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Old 02-19-2005, 06:03 AM   #1
Registered: Oct 2004
Location: Stockolm, Sweden
Distribution: Novell SuSe Professional
Posts: 76

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advice for certification candidates

So you have deceided to certify your knowledge in Linux?
Congratulations, good for you!

There are different reasons to get a certification. It might be job requirements, future job requirements, to get a raise etc... I just hope the reasons motivate you because a certification is meant to be a challenge and for the most part it is.

This raises the question on how to prepare. The hard way using books, maybe a training course, or simply relying on experience. Then there is the seductive easy way. Braindumps.

Like the one ring, it has powers to seduce but only brings evil. The evil to destroy the very value you seek in getting the certification. Instant gratification, but murder in the long run.
If anyone remembers the MCSE title on NT4 you know what I'm talking about. If your mom can get a certification using a braindump, then what's the point?

The advantage of actually studying Linux vs studying a braindump is that you will take with you something far more valuable than any diploma or title: Knowledge! (plus a certification that actually means something).

I know that it is tempting to search the web for the "get out of jail free card" that you might feel a braindump is, been there done that. I never fell for the temptation though. I was tricked once to use more or less a braindump. I had bought a book on ms exchange 5.5, a studyguide from a respected publisher. Of course I did the follow-up questions after each chapter. You can imagine my surprice when I recognised almost all of the exam questions from the follow up questions in the book. That didn't feel good.

Do yourself a favor. Get a good book and spend time with it next to a computer that runs linux. You will be in better shape because you will not only know the answers, you will understand the questions and answers at a much greater depth then you would if you had simply memorized a braindump.

The key to really know your stuff is experience, there is nothing like it.
If you dont have access to a lot of computers running linux, then just get the one computer running linux and use it all the time. Note that all distributions are different and I have been confused once or twice while doing exercises and tests on my computer at home. You read one thing in the book and your distribution is organized slightly differently. Don' t give up though. Remember you have access to a LOT of experience and knowledge right here at LQ. We are all here for different reasons. Some to get help, others to provide it.

The best of luck to all you certification candidates!

Old 03-02-2005, 06:02 AM   #2
Registered: Feb 2005
Location: South Africa
Distribution: SuSE
Posts: 60

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As a CNI and Trainer of the CLP certification I have to add a HEAR HEAR to that. 3 weeks of training does not a CLP or RHCE make, but exposure and experience. Get your heads stuck into the OS.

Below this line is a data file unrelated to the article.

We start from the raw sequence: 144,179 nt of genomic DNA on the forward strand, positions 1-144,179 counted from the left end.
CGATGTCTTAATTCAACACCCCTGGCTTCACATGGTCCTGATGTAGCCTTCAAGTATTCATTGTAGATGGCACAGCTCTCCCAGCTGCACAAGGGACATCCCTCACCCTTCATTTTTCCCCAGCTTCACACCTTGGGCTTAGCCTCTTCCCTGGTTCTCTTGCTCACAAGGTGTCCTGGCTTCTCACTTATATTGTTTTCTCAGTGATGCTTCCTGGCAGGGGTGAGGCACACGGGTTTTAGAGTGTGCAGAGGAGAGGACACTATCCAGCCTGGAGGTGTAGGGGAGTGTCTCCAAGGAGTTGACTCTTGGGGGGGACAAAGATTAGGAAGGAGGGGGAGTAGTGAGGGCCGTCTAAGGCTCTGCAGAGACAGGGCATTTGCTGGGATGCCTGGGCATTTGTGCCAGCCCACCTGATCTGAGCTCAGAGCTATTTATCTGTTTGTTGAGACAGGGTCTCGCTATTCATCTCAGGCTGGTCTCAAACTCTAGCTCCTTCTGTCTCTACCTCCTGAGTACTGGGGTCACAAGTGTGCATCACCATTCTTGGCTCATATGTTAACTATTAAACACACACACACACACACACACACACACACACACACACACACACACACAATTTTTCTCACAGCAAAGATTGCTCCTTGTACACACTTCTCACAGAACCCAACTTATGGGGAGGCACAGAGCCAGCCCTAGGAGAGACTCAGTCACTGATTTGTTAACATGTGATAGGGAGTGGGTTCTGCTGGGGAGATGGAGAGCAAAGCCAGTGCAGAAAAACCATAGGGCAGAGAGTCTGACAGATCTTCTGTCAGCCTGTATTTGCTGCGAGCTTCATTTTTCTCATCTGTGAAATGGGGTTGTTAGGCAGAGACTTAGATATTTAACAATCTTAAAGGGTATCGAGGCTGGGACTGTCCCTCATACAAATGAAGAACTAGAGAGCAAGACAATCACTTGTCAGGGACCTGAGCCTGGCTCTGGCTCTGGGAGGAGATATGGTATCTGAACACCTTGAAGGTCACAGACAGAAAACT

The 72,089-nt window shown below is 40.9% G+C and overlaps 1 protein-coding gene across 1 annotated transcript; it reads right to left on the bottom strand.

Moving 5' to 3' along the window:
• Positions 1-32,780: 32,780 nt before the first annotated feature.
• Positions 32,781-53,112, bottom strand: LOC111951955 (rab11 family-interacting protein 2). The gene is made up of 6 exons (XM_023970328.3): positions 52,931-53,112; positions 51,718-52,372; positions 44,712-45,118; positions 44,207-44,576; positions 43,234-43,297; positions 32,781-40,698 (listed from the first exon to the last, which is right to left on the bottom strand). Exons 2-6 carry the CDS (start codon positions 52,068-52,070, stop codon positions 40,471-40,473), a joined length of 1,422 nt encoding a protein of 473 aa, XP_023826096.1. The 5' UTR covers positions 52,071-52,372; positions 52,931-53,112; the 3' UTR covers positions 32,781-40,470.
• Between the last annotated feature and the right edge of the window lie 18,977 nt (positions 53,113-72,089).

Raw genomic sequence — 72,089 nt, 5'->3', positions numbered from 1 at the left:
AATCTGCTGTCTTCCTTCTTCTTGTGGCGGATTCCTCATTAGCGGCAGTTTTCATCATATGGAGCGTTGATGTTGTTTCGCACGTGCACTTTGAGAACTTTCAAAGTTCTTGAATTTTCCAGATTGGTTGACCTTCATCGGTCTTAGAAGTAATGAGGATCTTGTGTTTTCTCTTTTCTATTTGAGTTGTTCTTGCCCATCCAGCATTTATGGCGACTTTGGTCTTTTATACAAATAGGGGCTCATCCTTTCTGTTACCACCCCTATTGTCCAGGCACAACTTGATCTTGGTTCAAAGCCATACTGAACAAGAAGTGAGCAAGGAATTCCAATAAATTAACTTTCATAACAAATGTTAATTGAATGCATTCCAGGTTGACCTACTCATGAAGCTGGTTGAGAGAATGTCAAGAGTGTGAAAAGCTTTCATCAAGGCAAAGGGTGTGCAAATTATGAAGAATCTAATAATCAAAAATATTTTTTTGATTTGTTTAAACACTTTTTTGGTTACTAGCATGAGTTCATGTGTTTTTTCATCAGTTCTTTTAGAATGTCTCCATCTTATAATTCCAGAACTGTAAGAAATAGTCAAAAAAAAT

And don't forget and

(Obviously linux questions is a must ;-) )
Old 03-17-2005, 01:08 AM   #3
LQ Newbie
Registered: Mar 2005
Posts: 5

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Thanks for the sound advice. What exam in your opinion offers the best certification in terms of value?

Last edited by imfreee; 03-17-2005 at 01:18 AM.
Old 03-17-2005, 03:27 AM   #4
Registered: Oct 2004
Location: Stockolm, Sweden
Distribution: Novell SuSe Professional
Posts: 76

Original Poster
Rep: Reputation: 15
That is a good question, and the answer depends on a few things.

Do you currently work on a specific distribution?
If Red Hat or Suse, they have their own certification program.
I would probably choose one of those, since what you learn in the process of getting the certification will be directly related to job performance. I know at least the Novell/Suse certification is in the way of a practicum test which imho is the best way of measuring real working knowledge.

There is no real "neutral" certification for Linux. I know that LPI and CompTIA has done a great job trying to make one, but the distributions are slightly different and that means the certification tests are geared towards the major distributions (generally Red Hat or Debian).

If I was to choose I would go for LPI, which is a community driven, not for profit, "vendor neutral" certification which has three levels (or will have, eventually). Junior Systems Administrator (level 1), Intermediate (level 2) and Senior (level 3). LPI is gaining recognition in the industry and is fast growing.

The value of a certification is measured in better job performance, better understanding of problems and that the certified individual is more solution oriented. That is generally what an employer is looking for and the more the certification is a guarantee of that, the more value the certification has.

I have no idea if my ramblings here are any help to you, and they are of course only my own experiences and opinions.

Best of luck


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